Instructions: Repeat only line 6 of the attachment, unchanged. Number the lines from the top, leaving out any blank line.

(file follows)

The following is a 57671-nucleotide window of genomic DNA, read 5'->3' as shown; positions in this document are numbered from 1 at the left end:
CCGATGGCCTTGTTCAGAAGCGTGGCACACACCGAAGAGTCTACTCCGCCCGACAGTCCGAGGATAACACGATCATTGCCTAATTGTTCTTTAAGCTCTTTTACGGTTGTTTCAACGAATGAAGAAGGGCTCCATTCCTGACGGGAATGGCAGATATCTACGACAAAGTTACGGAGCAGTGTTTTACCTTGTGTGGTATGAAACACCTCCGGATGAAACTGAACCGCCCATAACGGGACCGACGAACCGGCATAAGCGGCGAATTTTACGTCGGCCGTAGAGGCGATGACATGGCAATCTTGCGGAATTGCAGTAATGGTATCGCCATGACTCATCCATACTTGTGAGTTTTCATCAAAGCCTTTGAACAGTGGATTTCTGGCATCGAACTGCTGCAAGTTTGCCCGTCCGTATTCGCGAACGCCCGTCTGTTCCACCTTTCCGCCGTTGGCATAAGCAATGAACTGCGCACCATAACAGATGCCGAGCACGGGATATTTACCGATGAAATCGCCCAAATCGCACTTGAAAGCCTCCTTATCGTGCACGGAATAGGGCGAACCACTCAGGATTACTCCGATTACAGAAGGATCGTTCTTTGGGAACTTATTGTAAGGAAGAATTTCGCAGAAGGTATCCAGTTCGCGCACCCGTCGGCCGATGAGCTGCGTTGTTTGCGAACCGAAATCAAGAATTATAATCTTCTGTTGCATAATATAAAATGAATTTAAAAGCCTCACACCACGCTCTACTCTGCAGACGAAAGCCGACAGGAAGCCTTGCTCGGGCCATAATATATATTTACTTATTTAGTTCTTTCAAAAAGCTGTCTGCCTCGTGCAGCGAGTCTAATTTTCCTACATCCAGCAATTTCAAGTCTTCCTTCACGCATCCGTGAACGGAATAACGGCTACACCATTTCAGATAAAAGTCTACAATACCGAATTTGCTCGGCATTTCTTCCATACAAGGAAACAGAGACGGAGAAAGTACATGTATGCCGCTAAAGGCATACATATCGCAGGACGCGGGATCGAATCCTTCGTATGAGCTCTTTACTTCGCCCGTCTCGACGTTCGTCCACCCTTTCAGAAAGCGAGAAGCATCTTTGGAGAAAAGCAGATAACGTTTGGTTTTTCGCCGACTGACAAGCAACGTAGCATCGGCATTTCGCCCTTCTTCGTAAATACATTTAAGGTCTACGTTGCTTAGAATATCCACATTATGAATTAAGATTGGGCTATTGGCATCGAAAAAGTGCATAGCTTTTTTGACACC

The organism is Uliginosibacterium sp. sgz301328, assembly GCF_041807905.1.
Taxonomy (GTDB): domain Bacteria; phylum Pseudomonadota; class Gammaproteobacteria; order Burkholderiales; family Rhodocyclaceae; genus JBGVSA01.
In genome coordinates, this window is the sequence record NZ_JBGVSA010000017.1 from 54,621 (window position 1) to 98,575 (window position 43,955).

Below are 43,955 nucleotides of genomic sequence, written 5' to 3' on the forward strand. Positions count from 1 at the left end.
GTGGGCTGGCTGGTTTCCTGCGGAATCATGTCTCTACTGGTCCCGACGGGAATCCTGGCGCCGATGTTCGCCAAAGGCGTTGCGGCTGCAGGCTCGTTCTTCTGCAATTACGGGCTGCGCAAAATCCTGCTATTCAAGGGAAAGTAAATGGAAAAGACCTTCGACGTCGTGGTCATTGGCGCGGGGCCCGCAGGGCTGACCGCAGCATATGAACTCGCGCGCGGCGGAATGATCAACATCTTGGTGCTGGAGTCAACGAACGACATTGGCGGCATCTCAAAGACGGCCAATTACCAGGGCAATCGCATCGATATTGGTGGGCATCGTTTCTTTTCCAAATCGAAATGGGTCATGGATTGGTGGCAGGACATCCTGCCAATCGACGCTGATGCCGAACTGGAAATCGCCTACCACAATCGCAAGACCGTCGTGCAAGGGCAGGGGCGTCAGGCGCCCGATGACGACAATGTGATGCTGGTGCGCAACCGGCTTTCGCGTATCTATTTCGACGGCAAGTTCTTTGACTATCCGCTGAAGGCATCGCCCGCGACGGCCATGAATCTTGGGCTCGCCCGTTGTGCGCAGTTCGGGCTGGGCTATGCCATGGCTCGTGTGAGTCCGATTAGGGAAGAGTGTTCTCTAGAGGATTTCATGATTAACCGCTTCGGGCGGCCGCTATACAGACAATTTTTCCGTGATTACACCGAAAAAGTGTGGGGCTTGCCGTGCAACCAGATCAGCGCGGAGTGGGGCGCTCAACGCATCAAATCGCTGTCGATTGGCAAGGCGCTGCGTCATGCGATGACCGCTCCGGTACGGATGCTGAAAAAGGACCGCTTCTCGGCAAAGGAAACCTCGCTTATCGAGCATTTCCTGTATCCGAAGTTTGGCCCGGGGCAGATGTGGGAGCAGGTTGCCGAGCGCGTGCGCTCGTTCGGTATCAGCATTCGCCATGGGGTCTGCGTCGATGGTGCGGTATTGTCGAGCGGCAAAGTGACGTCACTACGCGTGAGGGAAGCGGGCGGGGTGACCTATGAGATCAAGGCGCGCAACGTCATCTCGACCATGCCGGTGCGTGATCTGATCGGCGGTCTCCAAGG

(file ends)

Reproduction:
Below are 43,955 nucleotides of genomic sequence, written 5' to 3' on the forward strand. Positions count from 1 at the left end.